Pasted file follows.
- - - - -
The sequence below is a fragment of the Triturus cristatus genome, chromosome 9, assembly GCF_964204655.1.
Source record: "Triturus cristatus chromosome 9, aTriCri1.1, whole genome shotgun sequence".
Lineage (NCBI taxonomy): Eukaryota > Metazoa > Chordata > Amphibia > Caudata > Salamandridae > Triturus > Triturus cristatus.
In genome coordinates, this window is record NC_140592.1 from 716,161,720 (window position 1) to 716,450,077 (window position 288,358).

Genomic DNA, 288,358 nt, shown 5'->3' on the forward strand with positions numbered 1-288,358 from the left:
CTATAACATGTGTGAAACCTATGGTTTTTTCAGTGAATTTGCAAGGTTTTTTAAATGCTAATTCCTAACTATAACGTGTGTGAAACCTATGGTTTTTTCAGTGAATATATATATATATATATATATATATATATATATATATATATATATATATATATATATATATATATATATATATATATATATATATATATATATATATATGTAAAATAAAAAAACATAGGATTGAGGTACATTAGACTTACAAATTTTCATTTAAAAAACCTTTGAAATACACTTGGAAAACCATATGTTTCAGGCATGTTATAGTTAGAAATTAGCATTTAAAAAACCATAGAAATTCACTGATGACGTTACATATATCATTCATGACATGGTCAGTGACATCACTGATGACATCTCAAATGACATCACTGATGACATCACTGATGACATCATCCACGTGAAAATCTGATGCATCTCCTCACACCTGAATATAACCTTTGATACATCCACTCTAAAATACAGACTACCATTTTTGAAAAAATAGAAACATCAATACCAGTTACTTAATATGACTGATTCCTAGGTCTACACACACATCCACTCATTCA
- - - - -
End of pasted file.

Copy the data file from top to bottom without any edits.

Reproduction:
The sequence below is a fragment of the Triturus cristatus genome, chromosome 9, assembly GCF_964204655.1.
Source record: "Triturus cristatus chromosome 9, aTriCri1.1, whole genome shotgun sequence".
Lineage (NCBI taxonomy): Eukaryota > Metazoa > Chordata > Amphibia > Caudata > Salamandridae > Triturus > Triturus cristatus.
In genome coordinates, this window is record NC_140592.1 from 716,161,720 (window position 1) to 716,450,077 (window position 288,358).

Genomic DNA, 288,358 nt, shown 5'->3' on the forward strand with positions numbered 1-288,358 from the left:
CTATAACATGTGTGAAACCTATGGTTTTTTCAGTGAATTTGCAAGGTTTTTTAAATGCTAATTCCTAACTATAACGTGTGTGAAACCTATGGTTTTTTCAGTGAATATATATATATATATATATATATATATATATATATATATATATATATATATATATATATATATATATATATATATATATATATATATATATATATATATGTAAAATAAAAAAACATAGGATTGAGGTACATTAGACTTACAAATTTTCATTTAAAAAACCTTTGAAATACACTTGGAAAACCATATGTTTCAGGCATGTTATAGTTAGAAATTAGCATTTAAAAAACCATAGAAATTCACTGATGACGTTACATATATCATTCATGACATGGTCAGTGACATCACTGATGACATCTCAAATGACATCACTGATGACATCACTGATGACATCATCCACGTGAAAATCTGATGCATCTCCTCACACCTGAATATAACCTTTGATACATCCACTCTAAAATACAGACTACCATTTTTGAAAAAATAGAAACATCAATACCAGTTACTTAATATGACTGATTCCTAGGTCTACACACACATCCACTCATTCA